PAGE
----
Trucking capacity is getting tighter as demand surges from retailers and manufacturers that need to replenish stores and distribution centers due to shoppers stockpiling life-sustaining food and sanitizing supplies due to the coronavirus pandemic. The large amount of food and consumables being purchased has created disruption across supply chains. Shipments of items such as electronics and health and beauty products are being delayed as retailers make more room in distribution centers and stores for food, paper products, and cleaning supplies. The 3.5 million drivers that operate the trucks delivering medical and other supplies need energy to power the trucks and refrigerate items on board.

Energy powers the refrigeration on trucks, trains, and in stores that keep our food from spoiling and the mechanized farm equipment that produces it. Thanks to the trucking industry and to farmers, diesel fuel demand for trucking and farm equipment is providing some relief to refiners as the coronavirus cuts into the demand for gasoline and jet fuel. Energy is also powering our smartphones and computer keyboards, lights, showers, heat and air conditioning, and cars that enable us to drive to grocery stores or for those stores to deliver to our homes.

Trucking Industry

U.S. highway-safety regulators have suspended rules that limit daily driving hours for truck drivers moving emergency supplies such as medical equipment, hand sanitizer and food in response to the nationwide coronavirus outbreak, in recognition of these products’ importance to sustaining life and keeping people safe and comfortable. Hourly driving restrictions for truckers hauling critical medical goods and food for emergency restocking of stores have been lifted. These restrictions limit drivers to 11 hours behind the wheel in every 24 hour period. The national emergency declaration includes fuel, paper products, and other groceries as well as raw materials such as paper, plastic and alcohol used to manufacture essential items.

But drivers are facing new difficulties, including closed roadside eateries, customers wary of letting them in, and a general lack of sanitizer and hand wipes. Drivers, who deliver to states heavily hit by the coronavirus such as New York and Washington, have been stopped in other states and asked where they have been due to concerns about their entrance and the risk of contamination. Other problems are the closure of truck stops and rest areas, including rest rooms and food conveniences.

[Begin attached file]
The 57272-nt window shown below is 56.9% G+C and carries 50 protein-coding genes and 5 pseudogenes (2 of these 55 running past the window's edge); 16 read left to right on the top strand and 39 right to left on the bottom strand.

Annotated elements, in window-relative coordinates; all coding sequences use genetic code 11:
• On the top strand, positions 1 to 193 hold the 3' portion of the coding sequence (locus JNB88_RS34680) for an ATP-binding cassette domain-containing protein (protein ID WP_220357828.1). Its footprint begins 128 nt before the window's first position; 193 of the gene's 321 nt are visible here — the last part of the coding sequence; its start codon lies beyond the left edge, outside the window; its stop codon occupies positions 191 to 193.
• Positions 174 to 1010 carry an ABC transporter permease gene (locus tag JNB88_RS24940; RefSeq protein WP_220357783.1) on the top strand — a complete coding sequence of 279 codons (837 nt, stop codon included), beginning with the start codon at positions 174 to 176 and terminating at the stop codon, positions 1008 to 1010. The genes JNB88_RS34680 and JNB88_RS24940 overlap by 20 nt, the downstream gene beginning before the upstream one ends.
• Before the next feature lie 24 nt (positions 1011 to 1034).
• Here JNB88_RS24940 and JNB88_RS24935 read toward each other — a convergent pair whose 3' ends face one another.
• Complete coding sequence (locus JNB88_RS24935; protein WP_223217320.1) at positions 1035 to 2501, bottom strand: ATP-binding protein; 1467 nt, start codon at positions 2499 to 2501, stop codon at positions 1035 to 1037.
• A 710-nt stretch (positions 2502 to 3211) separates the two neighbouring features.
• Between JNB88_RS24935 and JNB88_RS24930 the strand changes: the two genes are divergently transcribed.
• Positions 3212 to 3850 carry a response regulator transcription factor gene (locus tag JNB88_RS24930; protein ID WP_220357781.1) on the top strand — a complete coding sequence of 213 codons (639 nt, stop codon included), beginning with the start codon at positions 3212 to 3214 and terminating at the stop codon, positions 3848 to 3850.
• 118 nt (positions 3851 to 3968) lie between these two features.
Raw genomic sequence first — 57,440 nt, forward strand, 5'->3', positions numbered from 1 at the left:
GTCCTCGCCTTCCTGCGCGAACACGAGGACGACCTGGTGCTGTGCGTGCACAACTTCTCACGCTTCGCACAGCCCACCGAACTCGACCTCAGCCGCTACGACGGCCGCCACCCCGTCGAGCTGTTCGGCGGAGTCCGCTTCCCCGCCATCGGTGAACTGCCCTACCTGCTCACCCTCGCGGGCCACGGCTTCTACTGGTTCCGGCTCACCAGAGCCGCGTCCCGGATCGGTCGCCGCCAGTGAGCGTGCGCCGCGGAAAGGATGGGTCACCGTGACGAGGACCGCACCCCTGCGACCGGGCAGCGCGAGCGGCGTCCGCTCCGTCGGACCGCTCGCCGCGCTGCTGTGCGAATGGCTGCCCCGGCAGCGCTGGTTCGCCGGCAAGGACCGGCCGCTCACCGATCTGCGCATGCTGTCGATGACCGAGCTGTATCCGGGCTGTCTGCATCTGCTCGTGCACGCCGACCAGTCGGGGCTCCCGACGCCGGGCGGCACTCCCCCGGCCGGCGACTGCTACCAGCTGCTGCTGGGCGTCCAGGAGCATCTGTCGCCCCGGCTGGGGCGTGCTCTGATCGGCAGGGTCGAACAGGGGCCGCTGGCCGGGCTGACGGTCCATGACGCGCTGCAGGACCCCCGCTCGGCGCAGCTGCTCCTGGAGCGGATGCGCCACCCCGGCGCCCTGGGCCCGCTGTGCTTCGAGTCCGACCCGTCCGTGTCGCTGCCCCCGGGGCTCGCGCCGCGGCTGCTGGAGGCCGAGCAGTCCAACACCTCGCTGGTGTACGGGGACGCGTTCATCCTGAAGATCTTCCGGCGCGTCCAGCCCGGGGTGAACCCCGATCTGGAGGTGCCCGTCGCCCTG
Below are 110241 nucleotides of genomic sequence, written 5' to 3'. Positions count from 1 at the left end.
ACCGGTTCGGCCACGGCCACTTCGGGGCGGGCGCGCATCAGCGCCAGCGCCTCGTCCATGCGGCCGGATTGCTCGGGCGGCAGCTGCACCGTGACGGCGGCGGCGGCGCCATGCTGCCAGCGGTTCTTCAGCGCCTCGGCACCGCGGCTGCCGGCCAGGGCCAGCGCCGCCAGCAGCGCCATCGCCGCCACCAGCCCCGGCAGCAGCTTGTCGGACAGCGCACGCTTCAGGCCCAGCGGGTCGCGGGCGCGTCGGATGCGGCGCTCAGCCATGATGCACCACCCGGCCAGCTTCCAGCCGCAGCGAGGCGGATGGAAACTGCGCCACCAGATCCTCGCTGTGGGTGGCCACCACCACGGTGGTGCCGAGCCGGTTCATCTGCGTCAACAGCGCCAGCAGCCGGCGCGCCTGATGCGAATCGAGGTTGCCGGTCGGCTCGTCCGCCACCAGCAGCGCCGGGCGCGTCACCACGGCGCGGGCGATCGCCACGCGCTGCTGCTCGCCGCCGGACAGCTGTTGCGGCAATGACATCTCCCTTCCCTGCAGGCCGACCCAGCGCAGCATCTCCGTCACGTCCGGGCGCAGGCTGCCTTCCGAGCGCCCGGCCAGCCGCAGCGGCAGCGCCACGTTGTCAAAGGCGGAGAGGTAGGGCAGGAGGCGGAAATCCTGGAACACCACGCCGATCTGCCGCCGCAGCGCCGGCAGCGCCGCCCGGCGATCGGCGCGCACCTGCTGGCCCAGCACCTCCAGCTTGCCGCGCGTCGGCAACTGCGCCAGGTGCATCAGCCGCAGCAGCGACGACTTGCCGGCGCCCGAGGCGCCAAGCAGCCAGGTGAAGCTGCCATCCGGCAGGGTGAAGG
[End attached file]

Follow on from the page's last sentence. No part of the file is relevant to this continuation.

Pennsylvania, for example, shut down its state-run rest stops, raising alarms among truckers, who transit the state—a major route for freight moving through the East Coast and the Midwest. Pennsylvania is also home to large clusters of warehouses and distribution centers. The Pennsylvania Department of Transportation responded to the trucking industry’s complaints by reopening 13 rest areas for truck parking with portable toilets that will be cleaned once a day.

Trucks moving shipments of perishables, cleaning products and paper goods are having trouble finding cargo to fill trailers on their return, leaving carriers to run more trucks empty. As a result, shipping networks have had to be redesigned.

Energy Industry

Energy workers are not able to practice social distancing as easily as truck drivers. Millions of energy workers remain on the job despite the risks of exposure to the coronavirus. And millions will get laid off if the economy does not rebound quickly. Much of the energy industry is nearing bankruptcy, and has not been helped by the $2.2 trillion coronavirus relief package.

Without electricity, which is 90 percent produced by traditional energy sources (coal, natural gas, nuclear, and hydroelectric power), computers, televisions, ovens, microwaves, refrigerators, and all the other appliances that run on electricity would be useless and the medical equipment that are keeping coronavirus patients alive would not be operational. We expect power to be available 24/7 and most of the time it is thanks to the traditional sources of energy and the workers that produce it for us.


Our country and its industries have had to make major adjustments due to the coronavirus outbreak. We need to thank our hospitals, doctors and nurses, who are keeping patients alive, and the supply chains that support them. If it were not for the energy and trucking industry we would not be able to obtain needed supplies to comply with the stay-at-home orders our governors have implemented.

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